Email marketing: what’s changed in 2020?
Email marketing. Ever since the early noughties, it’s been a go-to method of promoting your services.
It’s one of the cheapest ways to engage with your audience and, done well, it can yield impressive results.
Yet with the number of emails being sent at an all-time high, our over-saturated inboxes are brimming with unread emails. If you have a dwindling click-through rate, it can be easy to assume email is on the way out.
However, the Data & Marketing Association revealed that email marketing is more relevant than ever.
Data from over 2,000 respondents showed that receiving an email is by far the preferred method of communication. The study found 46% of recipients would rather receive an email than any other channel, compared to 26% for post, and 24% for text or face-to-face.
However, despite email being the channel of choice, a worryingly high percentage of recipients didn’t think the majority of emails offered value. From the 2,000 surveyed, just 13% said that over half of the emails they received were actually useful.
Those under 35 are more likely to find an email beneficial. If your business has a strong millennial base, it looks as though email is the most effective way to speak to them.
Tim Bond, Head of Insight at the DMA, said:
“It’s clear from our findings that email remains at the heart of brands’ ability to communicate with customers, but they also highlight key areas where marketers can improve, such as relevancy and frequency of contact”
With a clear preference for discounts and relevant emails, it seems marketers are often missing the mark and sending content that doesn’t align with their customer’s needs.
We’ve picked out the key findings from the study:
Our main takeaways?
Yes, email marketing is still relevant. In fact, it’s more relevant now than it perhaps ever was – especially for millennials.
But while it’s increasingly important, the DMA study suggests consumers have a lack of value in their inbox. This means that, while there’s still everything to be gained from sending an email, it’s also more important to deliver campaigns with meaning.
With more and more emails cluttering up inboxes, your email will need to stand out from the rest. Here are our tips for planning an email campaign that really speaks to your audience:
It’s all about the value
According to the DMA findings, consumers prefer emails that offer tangible value (like an offer). While it’s not always possible to hand out discounts and deals, it’s always worth thinking about the value you’re offering in the email. Are you offering tips that can help your audience save time or money?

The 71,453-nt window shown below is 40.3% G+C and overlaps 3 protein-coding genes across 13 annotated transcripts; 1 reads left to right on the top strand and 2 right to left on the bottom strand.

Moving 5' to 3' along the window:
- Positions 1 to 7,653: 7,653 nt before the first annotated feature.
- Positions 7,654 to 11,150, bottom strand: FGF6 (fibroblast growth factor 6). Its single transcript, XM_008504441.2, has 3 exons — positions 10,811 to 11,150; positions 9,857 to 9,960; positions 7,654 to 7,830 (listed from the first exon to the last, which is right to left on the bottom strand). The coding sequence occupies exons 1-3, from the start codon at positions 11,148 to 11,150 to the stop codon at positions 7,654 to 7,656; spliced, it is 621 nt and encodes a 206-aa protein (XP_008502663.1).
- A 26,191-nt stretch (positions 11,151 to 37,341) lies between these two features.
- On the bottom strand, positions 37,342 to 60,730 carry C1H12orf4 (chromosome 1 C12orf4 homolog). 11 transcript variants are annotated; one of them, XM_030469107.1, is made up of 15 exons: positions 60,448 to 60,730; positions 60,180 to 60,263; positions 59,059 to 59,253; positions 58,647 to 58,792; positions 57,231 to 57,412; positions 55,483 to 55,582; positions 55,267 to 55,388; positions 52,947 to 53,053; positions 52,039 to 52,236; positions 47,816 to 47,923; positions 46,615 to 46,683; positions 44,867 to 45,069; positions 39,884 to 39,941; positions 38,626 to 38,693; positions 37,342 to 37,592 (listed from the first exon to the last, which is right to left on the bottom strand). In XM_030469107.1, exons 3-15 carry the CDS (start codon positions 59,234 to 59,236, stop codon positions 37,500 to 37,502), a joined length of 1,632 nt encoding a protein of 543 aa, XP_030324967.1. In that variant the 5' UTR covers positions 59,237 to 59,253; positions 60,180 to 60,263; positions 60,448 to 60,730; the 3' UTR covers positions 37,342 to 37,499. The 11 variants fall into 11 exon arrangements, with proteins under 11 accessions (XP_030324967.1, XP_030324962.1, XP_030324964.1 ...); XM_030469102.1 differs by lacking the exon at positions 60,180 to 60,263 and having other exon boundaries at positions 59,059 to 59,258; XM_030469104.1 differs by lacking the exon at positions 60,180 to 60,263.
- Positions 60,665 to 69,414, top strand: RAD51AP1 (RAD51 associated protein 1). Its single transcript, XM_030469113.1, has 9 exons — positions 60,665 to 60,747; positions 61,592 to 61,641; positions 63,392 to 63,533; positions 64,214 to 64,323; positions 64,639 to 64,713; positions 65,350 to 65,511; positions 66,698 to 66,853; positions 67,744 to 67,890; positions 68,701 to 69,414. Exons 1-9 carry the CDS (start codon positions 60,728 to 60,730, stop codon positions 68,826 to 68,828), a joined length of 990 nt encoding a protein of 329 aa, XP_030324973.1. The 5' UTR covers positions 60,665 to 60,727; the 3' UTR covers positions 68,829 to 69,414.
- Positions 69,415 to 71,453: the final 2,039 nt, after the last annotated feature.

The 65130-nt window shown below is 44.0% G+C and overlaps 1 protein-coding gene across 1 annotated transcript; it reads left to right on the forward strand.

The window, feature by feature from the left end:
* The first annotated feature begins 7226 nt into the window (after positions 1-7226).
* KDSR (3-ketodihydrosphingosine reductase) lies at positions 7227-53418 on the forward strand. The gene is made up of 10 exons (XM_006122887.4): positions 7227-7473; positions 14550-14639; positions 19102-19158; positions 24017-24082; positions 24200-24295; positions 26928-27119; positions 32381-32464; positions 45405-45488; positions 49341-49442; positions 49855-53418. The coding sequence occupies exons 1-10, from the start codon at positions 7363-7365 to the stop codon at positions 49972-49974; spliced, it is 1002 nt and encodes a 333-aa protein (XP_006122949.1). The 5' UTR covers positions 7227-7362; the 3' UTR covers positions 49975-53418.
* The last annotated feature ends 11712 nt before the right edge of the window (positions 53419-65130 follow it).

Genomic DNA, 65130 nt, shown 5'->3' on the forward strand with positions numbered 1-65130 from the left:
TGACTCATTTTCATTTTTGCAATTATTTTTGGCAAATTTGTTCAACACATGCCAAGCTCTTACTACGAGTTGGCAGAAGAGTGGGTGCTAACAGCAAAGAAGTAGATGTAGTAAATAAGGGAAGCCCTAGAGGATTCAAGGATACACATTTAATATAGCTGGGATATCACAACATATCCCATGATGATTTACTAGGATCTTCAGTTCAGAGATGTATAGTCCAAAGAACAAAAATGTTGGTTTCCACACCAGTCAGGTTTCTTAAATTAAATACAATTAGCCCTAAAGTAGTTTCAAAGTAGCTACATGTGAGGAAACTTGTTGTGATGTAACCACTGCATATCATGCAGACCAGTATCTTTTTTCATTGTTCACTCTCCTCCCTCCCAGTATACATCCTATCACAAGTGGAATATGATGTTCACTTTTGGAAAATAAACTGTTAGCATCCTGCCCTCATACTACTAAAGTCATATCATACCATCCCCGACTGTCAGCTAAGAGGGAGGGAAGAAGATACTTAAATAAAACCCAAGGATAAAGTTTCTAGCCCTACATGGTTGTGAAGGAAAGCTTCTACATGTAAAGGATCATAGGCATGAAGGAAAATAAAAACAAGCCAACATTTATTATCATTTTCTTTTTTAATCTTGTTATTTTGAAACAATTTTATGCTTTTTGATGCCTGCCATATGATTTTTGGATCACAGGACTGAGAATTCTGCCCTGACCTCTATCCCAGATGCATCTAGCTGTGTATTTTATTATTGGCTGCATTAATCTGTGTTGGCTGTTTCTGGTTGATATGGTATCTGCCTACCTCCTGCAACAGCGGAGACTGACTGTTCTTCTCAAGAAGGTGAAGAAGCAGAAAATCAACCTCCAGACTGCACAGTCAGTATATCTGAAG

Think outside the (in)box
Dare to be different. Whether it’s a punchy subject line or a funny emoji, being a little quirky can pay off. With so many emails to sift through, your audience is more likely to click on something that strays from the norm.
When it comes to email marketing, the more personalisation, the better. You can use your email marketing tool to split your audience into different segments to help you deliver targeted campaigns.
It’s up to you how you decide to target your audience. Here’s our favourite methods of personalising campaigns:
Targeting your audience by demographic type is a great way of boosting your click-through-rate. In fact, 74% of marketers say that personalisation increases customer engagement.
A good starting point is age. If you have a fashion brand, for example, splitting your campaigns by age ensures you’re sending the right products to the right age group. You can also tweak your messaging to avoid alienating any age group.
- Journey behaviour
If you’ve created an email journey, it pays to consider your reader’s actions. Have they read your latest email but not clicked the call-to-action? Or maybe they’ve seen your email but not opened it?
You can get a little clever and tweak your copy around their behaviour. For example, if they haven’t opened any of your emails, you could phrase your subject line to stand out more:
- Buying history
Are you speaking to repeat customers or brand new prospects? Knowing where your audience are in the sales funnel can help you target (or retarget) customers successfully.